Delphi lesson: Private member variables that were specifically associated with the "storage" part of setters and getters for properties, since in Delphi you can create a property called "Clientname" (this is not directly a variable as such), have a setter named eg. "SetClientname()", a getter named "GetClientname()" and a private member variable named "FClientname". This avoided the clash with the property name if the "F" were omitted, and makes the intention of the "F" named variable very clear in the class where the developer would have access to the private variable..

  • Mark (unregistered) in reply to prueg

    It seems more like code to fool an automated code scanner that rejects empty loops. This kind of thing would be expected in a place where they decide to replace (not augment) manual code review with an automated tool.

  • Tinkle (unregistered)

    Pick your options:

    a) The compiler optimised the while loop to only check FfrmWait once, then cache the value. b) The compiler generates a warning if a loop is empty. c) There used to be more code in the loop, but it has been optimised, as it was using up too much CPU time :-) d) The developer was full of WTF.

  • Jonathan (unregistered)

    I once used a "busy loop" for a C# app where entries needed to be posted into an accounting system to be ordered by time and insertion order, even if generated at the same moment and we were using UUIDs for DB keys instead of something like a long. We actually encountered this issue in testing were the order was indeterminate. The solution I came up with for the problem was something along the lines of:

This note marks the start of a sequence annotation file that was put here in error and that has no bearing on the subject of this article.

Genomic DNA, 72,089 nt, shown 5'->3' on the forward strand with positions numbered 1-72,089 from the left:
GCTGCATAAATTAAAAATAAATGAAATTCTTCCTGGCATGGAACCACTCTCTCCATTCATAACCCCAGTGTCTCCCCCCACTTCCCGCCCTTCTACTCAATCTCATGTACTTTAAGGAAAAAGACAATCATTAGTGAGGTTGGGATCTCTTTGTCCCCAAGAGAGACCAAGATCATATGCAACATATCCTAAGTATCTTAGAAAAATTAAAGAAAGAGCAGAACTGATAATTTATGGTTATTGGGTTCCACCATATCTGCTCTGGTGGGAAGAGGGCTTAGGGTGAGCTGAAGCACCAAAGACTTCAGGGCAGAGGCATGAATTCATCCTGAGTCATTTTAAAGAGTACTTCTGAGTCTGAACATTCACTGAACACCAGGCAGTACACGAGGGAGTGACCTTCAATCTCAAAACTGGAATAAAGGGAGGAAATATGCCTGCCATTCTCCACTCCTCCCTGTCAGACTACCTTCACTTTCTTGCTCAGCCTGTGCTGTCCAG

public static void WaitAtLeastOneTick()
        var startTime = DateTime.Now;
        while (DateTime.Now == startTime)
            // Do nothing
  • (nodebb)

    As awful as that smells conceptually, it's almost certainly the cheapest way to accomplish that goal.

    Which points up the truism that for every bit of widely-accepted programming dogma, there exists a situation where that dogma is wrong.

  • Craig (unregistered)
    Comment held for moderation.
  • LZ79LRU (unregistered) in reply to emurphy

    Off the top of my head the controls I might use for a first name are:

    • TextBox = User typed text input.
    • Label = Non editable text display.
    • ComboBox = User selectable drop down.
    • ListBox = List of names displayed for the user.
    • DataGridView = A grid view for displaying DB output. ...

    And those can be combined. For example you might have a control called lblFirstName that is a label whose text says "First Name" which is placed next to another control called tbFirstName which is a TextBox where the user is actually expected to enter said first name. And they can be sitting inside a pFirstName which is a panel located inside a wider structure.

    That is why the Hungarian style notation on Windows Forms Controls and UI elements in general actually makes sense. It allows you to have multiple fields that are semantically linked to the same thing have a sane name after that same thing whilst remaining distinct.